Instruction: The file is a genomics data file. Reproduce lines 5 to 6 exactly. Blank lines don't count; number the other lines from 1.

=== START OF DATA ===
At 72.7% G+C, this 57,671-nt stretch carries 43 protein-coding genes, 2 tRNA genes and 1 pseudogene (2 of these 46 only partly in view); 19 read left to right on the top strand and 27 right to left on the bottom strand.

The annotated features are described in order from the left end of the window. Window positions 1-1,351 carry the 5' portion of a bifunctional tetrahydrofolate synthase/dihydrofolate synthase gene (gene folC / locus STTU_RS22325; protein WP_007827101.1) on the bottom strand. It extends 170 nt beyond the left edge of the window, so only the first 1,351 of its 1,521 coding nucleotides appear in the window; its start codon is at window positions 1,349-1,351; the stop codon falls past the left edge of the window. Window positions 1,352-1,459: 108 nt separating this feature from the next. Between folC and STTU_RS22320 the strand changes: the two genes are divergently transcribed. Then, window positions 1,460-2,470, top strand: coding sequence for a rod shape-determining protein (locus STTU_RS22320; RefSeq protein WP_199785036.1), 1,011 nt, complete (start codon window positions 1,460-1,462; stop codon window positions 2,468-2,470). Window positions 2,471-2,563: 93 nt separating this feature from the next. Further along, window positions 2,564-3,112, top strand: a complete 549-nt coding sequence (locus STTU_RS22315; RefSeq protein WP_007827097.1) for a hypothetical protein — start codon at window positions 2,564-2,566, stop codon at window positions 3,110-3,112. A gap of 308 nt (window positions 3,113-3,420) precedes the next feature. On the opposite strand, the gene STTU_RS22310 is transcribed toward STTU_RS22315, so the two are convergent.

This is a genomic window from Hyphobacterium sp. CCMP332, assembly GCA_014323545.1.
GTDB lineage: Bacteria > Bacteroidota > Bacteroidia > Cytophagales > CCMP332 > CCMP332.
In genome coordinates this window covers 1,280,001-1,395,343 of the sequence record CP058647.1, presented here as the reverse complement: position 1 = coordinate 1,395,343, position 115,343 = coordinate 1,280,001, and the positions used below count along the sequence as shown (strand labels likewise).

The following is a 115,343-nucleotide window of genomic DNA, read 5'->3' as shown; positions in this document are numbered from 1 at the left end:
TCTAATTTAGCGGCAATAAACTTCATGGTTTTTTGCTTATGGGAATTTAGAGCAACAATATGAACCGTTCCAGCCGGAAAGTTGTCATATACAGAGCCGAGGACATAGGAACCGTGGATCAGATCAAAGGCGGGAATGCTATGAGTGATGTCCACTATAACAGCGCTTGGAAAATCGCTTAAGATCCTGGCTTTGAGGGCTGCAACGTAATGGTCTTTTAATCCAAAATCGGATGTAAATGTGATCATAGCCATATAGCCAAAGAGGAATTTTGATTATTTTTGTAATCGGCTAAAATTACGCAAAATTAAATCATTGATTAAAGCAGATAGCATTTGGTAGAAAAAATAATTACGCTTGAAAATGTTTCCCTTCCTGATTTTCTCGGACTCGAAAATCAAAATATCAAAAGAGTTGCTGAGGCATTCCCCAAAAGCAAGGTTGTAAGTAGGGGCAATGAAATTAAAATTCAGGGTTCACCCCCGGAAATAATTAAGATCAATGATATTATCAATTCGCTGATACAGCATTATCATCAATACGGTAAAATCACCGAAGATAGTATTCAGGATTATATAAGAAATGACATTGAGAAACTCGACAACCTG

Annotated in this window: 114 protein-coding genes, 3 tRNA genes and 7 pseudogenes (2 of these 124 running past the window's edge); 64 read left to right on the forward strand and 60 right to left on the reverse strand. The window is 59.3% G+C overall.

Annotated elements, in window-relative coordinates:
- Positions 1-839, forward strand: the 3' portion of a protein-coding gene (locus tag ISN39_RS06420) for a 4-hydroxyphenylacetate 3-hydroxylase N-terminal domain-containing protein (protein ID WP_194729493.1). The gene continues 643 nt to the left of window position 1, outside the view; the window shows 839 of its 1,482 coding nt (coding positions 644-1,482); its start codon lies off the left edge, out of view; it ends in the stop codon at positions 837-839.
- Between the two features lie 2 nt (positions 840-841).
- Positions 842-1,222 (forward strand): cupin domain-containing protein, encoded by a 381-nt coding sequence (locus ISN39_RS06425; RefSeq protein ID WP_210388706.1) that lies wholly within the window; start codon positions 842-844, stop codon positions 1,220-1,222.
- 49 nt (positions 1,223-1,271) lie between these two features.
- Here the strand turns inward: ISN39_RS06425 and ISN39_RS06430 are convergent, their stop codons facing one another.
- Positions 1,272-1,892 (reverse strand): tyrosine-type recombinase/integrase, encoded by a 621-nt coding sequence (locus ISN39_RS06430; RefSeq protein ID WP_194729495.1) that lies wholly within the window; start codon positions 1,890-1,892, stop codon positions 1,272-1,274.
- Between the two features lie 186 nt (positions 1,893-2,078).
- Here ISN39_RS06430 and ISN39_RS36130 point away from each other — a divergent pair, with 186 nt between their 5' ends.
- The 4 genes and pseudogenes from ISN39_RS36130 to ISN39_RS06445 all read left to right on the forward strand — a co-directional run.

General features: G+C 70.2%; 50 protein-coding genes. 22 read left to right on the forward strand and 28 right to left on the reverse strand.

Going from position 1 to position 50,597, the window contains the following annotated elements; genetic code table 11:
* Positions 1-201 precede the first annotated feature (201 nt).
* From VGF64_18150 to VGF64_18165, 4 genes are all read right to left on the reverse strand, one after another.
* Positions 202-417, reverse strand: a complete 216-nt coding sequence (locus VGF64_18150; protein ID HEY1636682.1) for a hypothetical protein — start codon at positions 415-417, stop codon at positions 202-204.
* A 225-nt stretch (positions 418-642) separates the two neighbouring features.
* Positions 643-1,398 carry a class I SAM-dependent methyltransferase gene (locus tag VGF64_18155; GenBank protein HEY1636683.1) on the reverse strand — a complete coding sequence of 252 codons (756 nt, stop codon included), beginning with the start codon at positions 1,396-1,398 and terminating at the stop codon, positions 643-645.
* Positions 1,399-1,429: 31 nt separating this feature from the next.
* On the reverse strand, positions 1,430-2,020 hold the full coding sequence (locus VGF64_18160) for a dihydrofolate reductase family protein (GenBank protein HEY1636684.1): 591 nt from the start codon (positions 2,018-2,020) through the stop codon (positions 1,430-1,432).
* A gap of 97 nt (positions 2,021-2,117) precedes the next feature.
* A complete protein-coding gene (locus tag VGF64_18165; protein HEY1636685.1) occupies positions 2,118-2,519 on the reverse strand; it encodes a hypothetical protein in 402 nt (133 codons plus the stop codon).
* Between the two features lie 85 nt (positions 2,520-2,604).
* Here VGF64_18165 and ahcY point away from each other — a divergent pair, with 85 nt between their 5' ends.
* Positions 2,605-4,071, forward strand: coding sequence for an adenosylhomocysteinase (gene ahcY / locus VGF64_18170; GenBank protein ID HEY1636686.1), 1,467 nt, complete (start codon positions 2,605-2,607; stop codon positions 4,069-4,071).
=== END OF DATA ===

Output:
In genome coordinates this window covers 1,280,001-1,395,343 of the sequence record CP058647.1, presented here as the reverse complement: position 1 = coordinate 1,395,343, position 115,343 = coordinate 1,280,001, and the positions used below count along the sequence as shown (strand labels likewise).

The following is a 115,343-nucleotide window of genomic DNA, read 5'->3' as shown; positions in this document are numbered from 1 at the left end: